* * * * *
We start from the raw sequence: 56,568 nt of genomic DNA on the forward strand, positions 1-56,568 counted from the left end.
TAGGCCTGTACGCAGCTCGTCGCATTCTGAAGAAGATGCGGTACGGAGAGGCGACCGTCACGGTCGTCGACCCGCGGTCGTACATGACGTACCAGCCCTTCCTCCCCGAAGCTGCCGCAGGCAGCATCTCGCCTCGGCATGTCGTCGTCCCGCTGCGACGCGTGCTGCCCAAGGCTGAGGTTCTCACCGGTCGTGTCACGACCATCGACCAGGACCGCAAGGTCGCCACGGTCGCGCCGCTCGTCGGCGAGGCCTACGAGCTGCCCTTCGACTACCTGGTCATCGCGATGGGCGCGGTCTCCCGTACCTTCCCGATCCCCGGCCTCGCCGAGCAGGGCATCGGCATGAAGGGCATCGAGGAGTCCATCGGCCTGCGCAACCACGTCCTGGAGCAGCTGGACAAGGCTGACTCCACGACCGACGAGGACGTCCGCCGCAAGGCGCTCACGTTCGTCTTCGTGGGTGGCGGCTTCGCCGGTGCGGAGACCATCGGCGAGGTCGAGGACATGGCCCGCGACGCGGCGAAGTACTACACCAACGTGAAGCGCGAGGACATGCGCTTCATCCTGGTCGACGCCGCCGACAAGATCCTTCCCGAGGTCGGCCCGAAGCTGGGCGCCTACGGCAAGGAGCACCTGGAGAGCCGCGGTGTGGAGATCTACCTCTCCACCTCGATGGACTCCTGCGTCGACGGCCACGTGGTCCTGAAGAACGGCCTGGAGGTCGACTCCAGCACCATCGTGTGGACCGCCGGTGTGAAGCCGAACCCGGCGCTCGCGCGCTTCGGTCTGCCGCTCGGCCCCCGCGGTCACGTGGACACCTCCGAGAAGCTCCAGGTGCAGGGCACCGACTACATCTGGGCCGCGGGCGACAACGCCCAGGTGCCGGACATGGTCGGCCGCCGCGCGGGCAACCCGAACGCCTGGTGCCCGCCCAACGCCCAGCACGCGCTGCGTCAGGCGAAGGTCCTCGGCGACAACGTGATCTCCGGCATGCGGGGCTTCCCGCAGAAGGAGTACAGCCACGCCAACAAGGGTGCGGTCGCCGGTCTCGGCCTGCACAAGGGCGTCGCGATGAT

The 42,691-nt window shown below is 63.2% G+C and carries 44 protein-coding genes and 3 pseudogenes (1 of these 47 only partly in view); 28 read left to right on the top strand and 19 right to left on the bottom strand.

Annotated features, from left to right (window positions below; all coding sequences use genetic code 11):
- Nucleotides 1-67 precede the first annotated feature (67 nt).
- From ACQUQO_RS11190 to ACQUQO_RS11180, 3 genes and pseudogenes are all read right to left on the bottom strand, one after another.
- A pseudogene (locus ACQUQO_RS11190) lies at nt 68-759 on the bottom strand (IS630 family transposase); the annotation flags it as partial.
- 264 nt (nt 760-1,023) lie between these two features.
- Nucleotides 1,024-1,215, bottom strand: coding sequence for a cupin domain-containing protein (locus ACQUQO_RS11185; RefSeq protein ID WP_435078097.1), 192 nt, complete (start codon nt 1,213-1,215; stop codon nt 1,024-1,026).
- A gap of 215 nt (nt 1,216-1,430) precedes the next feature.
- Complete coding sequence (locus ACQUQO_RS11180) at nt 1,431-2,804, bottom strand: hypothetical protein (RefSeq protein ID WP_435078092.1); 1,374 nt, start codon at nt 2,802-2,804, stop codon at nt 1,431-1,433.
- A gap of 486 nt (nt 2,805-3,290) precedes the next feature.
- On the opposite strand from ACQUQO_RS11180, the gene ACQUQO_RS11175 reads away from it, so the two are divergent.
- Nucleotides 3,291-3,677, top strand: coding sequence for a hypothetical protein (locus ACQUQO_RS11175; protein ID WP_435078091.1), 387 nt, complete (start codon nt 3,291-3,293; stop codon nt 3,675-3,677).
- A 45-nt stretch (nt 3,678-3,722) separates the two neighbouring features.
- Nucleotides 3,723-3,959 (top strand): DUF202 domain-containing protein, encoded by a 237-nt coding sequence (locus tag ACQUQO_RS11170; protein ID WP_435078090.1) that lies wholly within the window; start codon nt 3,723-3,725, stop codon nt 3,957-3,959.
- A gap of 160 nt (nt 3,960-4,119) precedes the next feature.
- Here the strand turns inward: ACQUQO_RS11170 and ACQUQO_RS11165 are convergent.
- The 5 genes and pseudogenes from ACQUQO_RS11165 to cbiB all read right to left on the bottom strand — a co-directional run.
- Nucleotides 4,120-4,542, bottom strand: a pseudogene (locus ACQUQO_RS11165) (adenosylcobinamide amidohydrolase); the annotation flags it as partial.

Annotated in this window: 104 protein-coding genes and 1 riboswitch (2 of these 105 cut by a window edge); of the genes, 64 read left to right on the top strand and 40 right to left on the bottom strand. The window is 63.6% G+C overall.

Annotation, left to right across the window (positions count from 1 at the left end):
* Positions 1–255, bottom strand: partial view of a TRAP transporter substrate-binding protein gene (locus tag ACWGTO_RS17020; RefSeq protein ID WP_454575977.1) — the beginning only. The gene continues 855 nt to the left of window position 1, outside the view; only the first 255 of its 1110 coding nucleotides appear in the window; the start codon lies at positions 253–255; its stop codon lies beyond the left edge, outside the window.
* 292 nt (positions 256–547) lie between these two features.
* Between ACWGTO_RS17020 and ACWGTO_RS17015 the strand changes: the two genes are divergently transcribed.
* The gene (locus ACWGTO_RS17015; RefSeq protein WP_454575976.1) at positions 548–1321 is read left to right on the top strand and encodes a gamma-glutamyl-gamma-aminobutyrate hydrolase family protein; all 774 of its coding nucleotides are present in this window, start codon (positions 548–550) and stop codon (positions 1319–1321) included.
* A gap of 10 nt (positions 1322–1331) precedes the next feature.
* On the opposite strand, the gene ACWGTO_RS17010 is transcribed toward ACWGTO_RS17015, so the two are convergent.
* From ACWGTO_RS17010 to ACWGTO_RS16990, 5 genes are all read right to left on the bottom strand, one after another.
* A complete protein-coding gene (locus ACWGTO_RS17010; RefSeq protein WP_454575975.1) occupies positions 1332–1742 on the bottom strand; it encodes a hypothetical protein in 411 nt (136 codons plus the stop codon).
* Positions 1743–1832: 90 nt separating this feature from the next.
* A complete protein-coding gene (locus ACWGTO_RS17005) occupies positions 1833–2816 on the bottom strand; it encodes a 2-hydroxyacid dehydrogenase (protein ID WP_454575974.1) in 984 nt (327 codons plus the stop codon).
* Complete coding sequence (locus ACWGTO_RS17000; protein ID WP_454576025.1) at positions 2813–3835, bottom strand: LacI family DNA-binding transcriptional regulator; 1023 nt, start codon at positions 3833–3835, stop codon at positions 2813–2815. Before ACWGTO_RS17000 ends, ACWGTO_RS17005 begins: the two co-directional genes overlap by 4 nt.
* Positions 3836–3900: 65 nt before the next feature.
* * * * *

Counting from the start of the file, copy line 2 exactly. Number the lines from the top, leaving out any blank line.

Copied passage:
TAGGCCTGTACGCAGCTCGTCGCATTCTGAAGAAGATGCGGTACGGAGAGGCGACCGTCACGGTCGTCGACCCGCGGTCGTACATGACGTACCAGCCCTTCCTCCCCGAAGCTGCCGCAGGCAGCATCTCGCCTCGGCATGTCGTCGTCCCGCTGCGACGCGTGCTGCCCAAGGCTGAGGTTCTCACCGGTCGTGTCACGACCATCGACCAGGACCGCAAGGTCGCCACGGTCGCGCCGCTCGTCGGCGAGGCCTACGAGCTGCCCTTCGACTACCTGGTCATCGCGATGGGCGCGGTCTCCCGTACCTTCCCGATCCCCGGCCTCGCCGAGCAGGGCATCGGCATGAAGGGCATCGAGGAGTCCATCGGCCTGCGCAACCACGTCCTGGAGCAGCTGGACAAGGCTGACTCCACGACCGACGAGGACGTCCGCCGCAAGGCGCTCACGTTCGTCTTCGTGGGTGGCGGCTTCGCCGGTGCGGAGACCATCGGCGAGGTCGAGGACATGGCCCGCGACGCGGCGAAGTACTACACCAACGTGAAGCGCGAGGACATGCGCTTCATCCTGGTCGACGCCGCCGACAAGATCCTTCCCGAGGTCGGCCCGAAGCTGGGCGCCTACGGCAAGGAGCACCTGGAGAGCCGCGGTGTGGAGATCTACCTCTCCACCTCGATGGACTCCTGCGTCGACGGCCACGTGGTCCTGAAGAACGGCCTGGAGGTCGACTCCAGCACCATCGTGTGGACCGCCGGTGTGAAGCCGAACCCGGCGCTCGCGCGCTTCGGTCTGCCGCTCGGCCCCCGCGGTCACGTGGACACCTCCGAGAAGCTCCAGGTGCAGGGCACCGACTACATCTGGGCCGCGGGCGACAACGCCCAGGTGCCGGACATGGTCGGCCGCCGCGCGGGCAACCCGAACGCCTGGTGCCCGCCCAACGCCCAGCACGCGCTGCGTCAGGCGAAGGTCCTCGGCGACAACGTGATCTCCGGCATGCGGGGCTTCCCGCAGAAGGAGTACAGCCACGCCAACAAGGGTGCGGTCGCCGGTCTCGGCCTGCACAAGGGCGTCGCGATGAT